Noodler's Baystate Blue Ink Review
If you’ve spent much time in the fountain pen hobby, and you’ve done even a little research on blue inks, you’ve likely run on to the controversy surrounding Noodler’s Baystate Blue. It’s a polarizing conversation. Some people really love it. Others really hate it. I like the ink. I enjoy Noodler’s inks. The brand itself has its detractors, yet I can’t understand why. Lots of colors are available. They work in most every pen. What’s not to like?
Baystate Blue is an extremely bright blue. It’s significantly more intense than Pilot’s Asa-gao. It jumps off the page. It’s extremely saturated. It shades very little, if at all. I like using it for copying passages of Scripture in my sermon manuscripts. It makes them pop. My eyes couldn’t skip them if they tried.
BSB does have some weaknesses you should be aware of and keep in mind. It really requires high-quality paper. Feathering and bleed-through definitely occur on cheap paper. I wouldn’t count on BSB if you’re working in an office and are commonly scribbling on copy paper.
The ink also has a reputation for staining. Get it on your fingers - and you will - and people can’t help but notice. Again, it’s an extremely bright, electric cobalt blue. I’m fortunate enough not to have had any accidents yet with BSB, but apparently clothes, carpet, and countertops are instant garbage if they come in contact with the ink. Use at your own risk! They also can stain pens. Clear demonstrators will usually end up with a permanent Baystate Blue tint. That’s certainly the case with one of my TWSBI Ecos. However, it doesn’t bother me much. I can make it a dedicated BSB pen, or simply always pair it with a blue ink. No big deal. It goes without saying that cleaning out pens filled with BSB will take some time.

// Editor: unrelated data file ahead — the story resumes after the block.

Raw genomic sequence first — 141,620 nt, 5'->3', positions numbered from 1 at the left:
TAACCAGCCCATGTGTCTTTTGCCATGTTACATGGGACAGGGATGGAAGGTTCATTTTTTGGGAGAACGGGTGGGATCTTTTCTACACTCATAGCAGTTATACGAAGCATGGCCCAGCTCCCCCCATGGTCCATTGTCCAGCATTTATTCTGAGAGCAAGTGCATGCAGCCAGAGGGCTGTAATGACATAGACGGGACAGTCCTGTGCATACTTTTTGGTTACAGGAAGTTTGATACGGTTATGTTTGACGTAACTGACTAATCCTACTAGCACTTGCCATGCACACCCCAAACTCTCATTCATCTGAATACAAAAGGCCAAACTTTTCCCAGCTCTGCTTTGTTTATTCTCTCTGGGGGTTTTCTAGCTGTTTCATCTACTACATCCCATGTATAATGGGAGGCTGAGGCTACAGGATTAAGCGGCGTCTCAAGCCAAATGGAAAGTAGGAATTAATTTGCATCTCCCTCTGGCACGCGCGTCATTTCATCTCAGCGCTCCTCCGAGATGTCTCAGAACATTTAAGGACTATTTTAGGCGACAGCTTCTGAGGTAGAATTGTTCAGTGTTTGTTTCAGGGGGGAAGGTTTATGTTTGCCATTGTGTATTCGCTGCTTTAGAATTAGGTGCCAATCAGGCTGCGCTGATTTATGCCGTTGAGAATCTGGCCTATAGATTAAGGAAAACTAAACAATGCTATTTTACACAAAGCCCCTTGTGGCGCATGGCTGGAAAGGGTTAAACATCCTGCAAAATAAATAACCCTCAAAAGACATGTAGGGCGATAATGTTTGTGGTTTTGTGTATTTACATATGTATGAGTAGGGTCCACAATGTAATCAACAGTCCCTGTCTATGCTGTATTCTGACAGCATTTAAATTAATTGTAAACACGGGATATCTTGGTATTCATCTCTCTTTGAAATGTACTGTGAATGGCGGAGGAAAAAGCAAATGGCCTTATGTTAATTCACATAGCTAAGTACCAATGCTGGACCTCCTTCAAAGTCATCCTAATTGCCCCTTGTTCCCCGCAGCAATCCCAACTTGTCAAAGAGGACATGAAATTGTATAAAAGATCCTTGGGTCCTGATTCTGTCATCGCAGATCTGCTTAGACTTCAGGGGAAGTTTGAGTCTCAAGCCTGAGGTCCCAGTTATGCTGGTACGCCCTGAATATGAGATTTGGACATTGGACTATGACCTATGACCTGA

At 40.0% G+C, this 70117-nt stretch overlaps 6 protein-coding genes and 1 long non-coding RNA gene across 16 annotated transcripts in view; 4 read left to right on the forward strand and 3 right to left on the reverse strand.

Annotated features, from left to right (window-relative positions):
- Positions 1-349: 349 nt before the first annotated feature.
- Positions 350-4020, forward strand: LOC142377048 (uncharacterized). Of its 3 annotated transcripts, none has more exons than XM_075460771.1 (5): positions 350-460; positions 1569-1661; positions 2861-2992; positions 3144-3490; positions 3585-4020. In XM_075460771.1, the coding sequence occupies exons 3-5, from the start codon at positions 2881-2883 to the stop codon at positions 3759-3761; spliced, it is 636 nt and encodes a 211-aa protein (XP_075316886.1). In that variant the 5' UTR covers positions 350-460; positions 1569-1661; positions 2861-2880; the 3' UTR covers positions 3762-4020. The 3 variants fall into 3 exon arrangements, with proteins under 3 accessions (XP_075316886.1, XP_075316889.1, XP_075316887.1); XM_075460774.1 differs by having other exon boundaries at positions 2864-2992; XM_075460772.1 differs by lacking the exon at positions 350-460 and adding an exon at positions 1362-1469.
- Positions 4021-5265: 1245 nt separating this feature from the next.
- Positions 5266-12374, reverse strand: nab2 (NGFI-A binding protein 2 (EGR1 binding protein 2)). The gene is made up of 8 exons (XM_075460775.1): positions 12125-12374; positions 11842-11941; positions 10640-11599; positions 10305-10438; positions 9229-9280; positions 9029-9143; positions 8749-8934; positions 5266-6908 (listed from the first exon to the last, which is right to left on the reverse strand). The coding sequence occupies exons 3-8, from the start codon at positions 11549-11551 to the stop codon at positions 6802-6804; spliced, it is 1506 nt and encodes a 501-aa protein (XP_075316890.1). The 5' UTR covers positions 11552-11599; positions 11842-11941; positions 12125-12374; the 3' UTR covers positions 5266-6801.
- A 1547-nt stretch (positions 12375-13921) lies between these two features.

If you keep all these things in mind, there’s no reason not to try Noodler’s great Baystate Blue. I’m hoping to try other inks in the series. Grab the blue for as little as $12.50 and no other blue will look the same again.
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